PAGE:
Analysis: Debunking the Lazy Latino Myth

PHOTO: Conservative commentator Ann Coulter cited public intellectual Charles Murray in her attack on Latino voters last week.

Last week, conservative commentator Ann Coulter cited a prominent libertarian thinker Charles Murray to lend statistical teeth to a vicious attack against Latinos. She argued that it's a waste of time for the GOP to court Hispanic voters, because they are lazy, not religious, dependent on government, socially progressive, and poor.

Coulter's post, which has been called bigoted by some in her party, is less likely to be taken as seriously as the statistics she cites, which were presented by Murray a few weeks earlier in a blog post.

In that post, called "The GOP shouldn't count on tapping latent Latino conservatism," he says that Hispanics aren't natural conservatives because they tend to be progressive on social issues. This notion is pretty widely accepted by many who study and poll the Latino community, and not all that controversial.

The issue arose when Coulter summarized Murray's suggestion that Hispanics are not as hard-working or as devout as non-Hispanics -- both points that are contradicted by recent Census and Pew Data.

Coulter wrote: "Charles Murray recently pointed out that -- contrary to stereotype -- Hispanics are less likely to be married, less likely to go to church, more supportive of gay marriage and less likely to call themselves "conservative" than other Americans. Rather than being more hardworking than Americans, Hispanics actually work about the same as others, or, in the case of Hispanic women, less. It seems otherwise, Murray says, because the only Hispanics we see are the ones who are working — in our homes, neighborhoods and businesses. 'That's the way that almost all Anglos in the political chattering class come in contact with Latinos,' he notes. 'Of course they look like model Americans.'"

Murray, who also authored a controverisal book called The Bell Curve, suggests in his blog post that there is a "selection bias" for white people encountering only hard-working Hispanics. In other words, the implication is that somewhere out there in the ethnic jungle exists a secret class of lazier Latinos that white people have just never met before. The idea is not only a bit comical, it doesn't seem to be backed up by facts.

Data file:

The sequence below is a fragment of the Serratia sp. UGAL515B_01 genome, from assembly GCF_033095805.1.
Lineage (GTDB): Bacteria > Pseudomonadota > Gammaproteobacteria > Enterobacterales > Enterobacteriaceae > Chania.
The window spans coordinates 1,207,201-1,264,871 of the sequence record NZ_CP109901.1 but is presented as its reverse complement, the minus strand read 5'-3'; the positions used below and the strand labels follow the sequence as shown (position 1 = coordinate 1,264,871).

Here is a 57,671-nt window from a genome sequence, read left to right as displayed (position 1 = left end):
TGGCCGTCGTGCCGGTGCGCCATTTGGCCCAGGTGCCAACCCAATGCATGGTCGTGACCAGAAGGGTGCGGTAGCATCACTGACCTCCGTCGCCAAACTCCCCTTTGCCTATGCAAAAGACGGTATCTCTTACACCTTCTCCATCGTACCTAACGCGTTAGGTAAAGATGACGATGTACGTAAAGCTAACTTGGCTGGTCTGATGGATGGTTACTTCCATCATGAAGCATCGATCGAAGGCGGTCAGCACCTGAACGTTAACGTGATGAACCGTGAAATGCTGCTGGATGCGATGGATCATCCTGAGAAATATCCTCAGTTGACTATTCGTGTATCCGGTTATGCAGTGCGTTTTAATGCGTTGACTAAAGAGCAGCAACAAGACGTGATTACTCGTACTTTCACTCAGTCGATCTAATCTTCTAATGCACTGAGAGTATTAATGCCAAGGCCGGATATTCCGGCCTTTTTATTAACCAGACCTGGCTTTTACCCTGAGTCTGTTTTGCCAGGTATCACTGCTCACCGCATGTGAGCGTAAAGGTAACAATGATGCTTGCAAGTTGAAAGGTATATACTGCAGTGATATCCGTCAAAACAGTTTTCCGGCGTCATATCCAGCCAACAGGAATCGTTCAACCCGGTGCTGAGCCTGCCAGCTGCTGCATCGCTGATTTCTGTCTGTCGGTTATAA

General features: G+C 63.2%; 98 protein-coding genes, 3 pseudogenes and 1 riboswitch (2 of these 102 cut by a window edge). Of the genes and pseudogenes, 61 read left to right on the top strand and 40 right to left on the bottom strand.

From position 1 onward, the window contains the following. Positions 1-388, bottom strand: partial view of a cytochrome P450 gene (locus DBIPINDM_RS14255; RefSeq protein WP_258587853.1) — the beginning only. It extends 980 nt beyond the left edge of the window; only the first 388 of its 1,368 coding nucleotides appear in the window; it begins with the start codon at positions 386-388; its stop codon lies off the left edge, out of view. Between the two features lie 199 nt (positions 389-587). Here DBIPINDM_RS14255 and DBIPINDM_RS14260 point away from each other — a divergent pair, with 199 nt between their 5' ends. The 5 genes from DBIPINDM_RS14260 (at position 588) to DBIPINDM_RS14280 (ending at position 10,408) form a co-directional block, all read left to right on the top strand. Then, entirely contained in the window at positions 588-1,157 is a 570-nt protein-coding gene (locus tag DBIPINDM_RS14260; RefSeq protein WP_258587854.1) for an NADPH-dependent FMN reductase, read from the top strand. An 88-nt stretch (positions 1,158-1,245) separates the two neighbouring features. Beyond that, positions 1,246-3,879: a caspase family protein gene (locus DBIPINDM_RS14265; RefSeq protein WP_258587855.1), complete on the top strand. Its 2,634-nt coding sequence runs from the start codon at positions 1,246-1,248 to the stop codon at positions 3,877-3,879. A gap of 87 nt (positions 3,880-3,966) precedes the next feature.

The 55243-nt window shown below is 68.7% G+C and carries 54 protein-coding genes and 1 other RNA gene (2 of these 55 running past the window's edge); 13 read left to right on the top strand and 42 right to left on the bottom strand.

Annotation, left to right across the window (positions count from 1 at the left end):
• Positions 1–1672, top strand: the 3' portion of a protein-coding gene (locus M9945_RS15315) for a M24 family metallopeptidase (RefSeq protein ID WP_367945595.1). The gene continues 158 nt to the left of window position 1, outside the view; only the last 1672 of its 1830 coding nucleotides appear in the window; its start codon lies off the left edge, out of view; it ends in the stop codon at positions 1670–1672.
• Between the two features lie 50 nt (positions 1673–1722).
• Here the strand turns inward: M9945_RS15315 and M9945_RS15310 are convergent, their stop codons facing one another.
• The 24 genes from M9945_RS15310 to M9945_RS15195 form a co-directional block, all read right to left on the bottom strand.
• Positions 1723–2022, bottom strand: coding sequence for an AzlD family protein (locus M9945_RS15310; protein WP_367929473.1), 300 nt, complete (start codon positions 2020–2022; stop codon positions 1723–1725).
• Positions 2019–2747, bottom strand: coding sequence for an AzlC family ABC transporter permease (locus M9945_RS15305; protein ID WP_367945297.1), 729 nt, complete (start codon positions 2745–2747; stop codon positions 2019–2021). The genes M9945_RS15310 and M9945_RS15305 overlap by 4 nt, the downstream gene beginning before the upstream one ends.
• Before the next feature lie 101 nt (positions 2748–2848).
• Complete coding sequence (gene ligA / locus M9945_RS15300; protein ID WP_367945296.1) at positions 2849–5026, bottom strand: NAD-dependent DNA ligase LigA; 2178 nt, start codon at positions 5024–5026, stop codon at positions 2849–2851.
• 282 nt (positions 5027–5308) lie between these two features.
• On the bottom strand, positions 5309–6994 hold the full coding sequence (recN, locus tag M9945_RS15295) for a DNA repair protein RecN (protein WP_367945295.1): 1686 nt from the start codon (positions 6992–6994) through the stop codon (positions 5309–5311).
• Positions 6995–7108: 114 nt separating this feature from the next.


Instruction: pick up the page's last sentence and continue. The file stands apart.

The political scientist used a slim percentage of the workforce, ages 30-49, to come to this conclusion. Pew Hispanic Center's associate director Mark Hugo Lopez says that if we take a look at all U.S. residents 16 and older, Hispanic men are actually much more likely to participate in the workforce than whites (77 percent of Hispanics versus 71 percent of whites in 2011) and Hispanics overall as well (67 percent of Hispanics vs. 64 percent of whites in 2011).

"That's a 6 percentage point difference [for men]-- that's a significant gap," he said.

Lopez also noted that sometimes statisticians restrict labor force data to 30-49 to account for retirement and student communities. However, the median age of Latinos in the U.S. is 27, while the median age of whites is 42, meaning that Murray is neglecting one of the largest segments of working Hispanics in his estimate. It is true that Latinas do lag the population in the work force by two percentage points. The Department of Labor suggests this disparity has to do with different cultural gender norms in Latin America.

Lopez says all numbers point to the fact that "the labor force participation rate of Latinos has been higher than other groups."

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